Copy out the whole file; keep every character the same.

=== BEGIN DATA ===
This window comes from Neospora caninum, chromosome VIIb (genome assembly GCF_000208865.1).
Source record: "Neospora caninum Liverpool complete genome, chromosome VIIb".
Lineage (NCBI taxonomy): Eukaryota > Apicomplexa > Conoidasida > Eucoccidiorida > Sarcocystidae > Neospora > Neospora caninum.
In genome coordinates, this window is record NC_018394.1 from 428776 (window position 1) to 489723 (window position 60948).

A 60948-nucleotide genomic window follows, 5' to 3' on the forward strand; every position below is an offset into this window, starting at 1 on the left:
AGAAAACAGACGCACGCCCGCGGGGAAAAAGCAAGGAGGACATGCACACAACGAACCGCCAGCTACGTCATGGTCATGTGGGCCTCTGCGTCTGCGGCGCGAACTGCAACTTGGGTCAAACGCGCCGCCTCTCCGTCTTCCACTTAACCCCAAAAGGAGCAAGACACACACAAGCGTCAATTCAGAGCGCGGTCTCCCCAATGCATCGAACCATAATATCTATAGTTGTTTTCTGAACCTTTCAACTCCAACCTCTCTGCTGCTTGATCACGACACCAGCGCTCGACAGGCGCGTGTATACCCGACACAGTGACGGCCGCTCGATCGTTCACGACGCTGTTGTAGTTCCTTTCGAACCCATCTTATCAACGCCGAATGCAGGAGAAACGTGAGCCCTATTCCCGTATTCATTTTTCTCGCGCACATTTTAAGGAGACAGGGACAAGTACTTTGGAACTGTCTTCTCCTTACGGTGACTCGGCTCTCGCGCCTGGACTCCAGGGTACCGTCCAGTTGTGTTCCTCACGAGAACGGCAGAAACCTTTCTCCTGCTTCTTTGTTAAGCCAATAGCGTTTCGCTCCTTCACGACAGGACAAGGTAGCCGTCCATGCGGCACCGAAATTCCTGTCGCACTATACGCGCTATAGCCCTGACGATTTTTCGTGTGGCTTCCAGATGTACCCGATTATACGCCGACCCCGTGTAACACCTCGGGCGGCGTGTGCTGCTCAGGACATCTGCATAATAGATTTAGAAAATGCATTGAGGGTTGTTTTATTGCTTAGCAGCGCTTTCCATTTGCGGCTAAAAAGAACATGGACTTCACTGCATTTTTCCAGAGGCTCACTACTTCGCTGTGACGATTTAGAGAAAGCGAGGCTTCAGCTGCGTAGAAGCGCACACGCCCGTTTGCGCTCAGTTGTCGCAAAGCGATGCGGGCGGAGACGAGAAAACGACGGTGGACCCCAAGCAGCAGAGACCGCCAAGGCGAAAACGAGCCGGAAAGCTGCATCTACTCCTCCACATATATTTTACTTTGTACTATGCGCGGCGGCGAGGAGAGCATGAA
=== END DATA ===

This window comes from Neospora caninum, chromosome VIIb (genome assembly GCF_000208865.1).
Source record: "Neospora caninum Liverpool complete genome, chromosome VIIb".
Lineage (NCBI taxonomy): Eukaryota > Apicomplexa > Conoidasida > Eucoccidiorida > Sarcocystidae > Neospora > Neospora caninum.
In genome coordinates, this window is record NC_018394.1 from 428776 (window position 1) to 489723 (window position 60948).

A 60948-nucleotide genomic window follows, 5' to 3' on the forward strand; every position below is an offset into this window, starting at 1 on the left:
AGAAAACAGACGCACGCCCGCGGGGAAAAAGCAAGGAGGACATGCACACAACGAACCGCCAGCTACGTCATGGTCATGTGGGCCTCTGCGTCTGCGGCGCGAACTGCAACTTGGGTCAAACGCGCCGCCTCTCCGTCTTCCACTTAACCCCAAAAGGAGCAAGACACACACAAGCGTCAATTCAGAGCGCGGTCTCCCCAATGCATCGAACCATAATATCTATAGTTGTTTTCTGAACCTTTCAACTCCAACCTCTCTGCTGCTTGATCACGACACCAGCGCTCGACAGGCGCGTGTATACCCGACACAGTGACGGCCGCTCGATCGTTCACGACGCTGTTGTAGTTCCTTTCGAACCCATCTTATCAACGCCGAATGCAGGAGAAACGTGAGCCCTATTCCCGTATTCATTTTTCTCGCGCACATTTTAAGGAGACAGGGACAAGTACTTTGGAACTGTCTTCTCCTTACGGTGACTCGGCTCTCGCGCCTGGACTCCAGGGTACCGTCCAGTTGTGTTCCTCACGAGAACGGCAGAAACCTTTCTCCTGCTTCTTTGTTAAGCCAATAGCGTTTCGCTCCTTCACGACAGGACAAGGTAGCCGTCCATGCGGCACCGAAATTCCTGTCGCACTATACGCGCTATAGCCCTGACGATTTTTCGTGTGGCTTCCAGATGTACCCGATTATACGCCGACCCCGTGTAACACCTCGGGCGGCGTGTGCTGCTCAGGACATCTGCATAATAGATTTAGAAAATGCATTGAGGGTTGTTTTATTGCTTAGCAGCGCTTTCCATTTGCGGCTAAAAAGAACATGGACTTCACTGCATTTTTCCAGAGGCTCACTACTTCGCTGTGACGATTTAGAGAAAGCGAGGCTTCAGCTGCGTAGAAGCGCACACGCCCGTTTGCGCTCAGTTGTCGCAAAGCGATGCGGGCGGAGACGAGAAAACGACGGTGGACCCCAAGCAGCAGAGACCGCCAAGGCGAAAACGAGCCGGAAAGCTGCATCTACTCCTCCACATATATTTTACTTTGTACTATGCGCGGCGGCGAGGAGAGCATGAA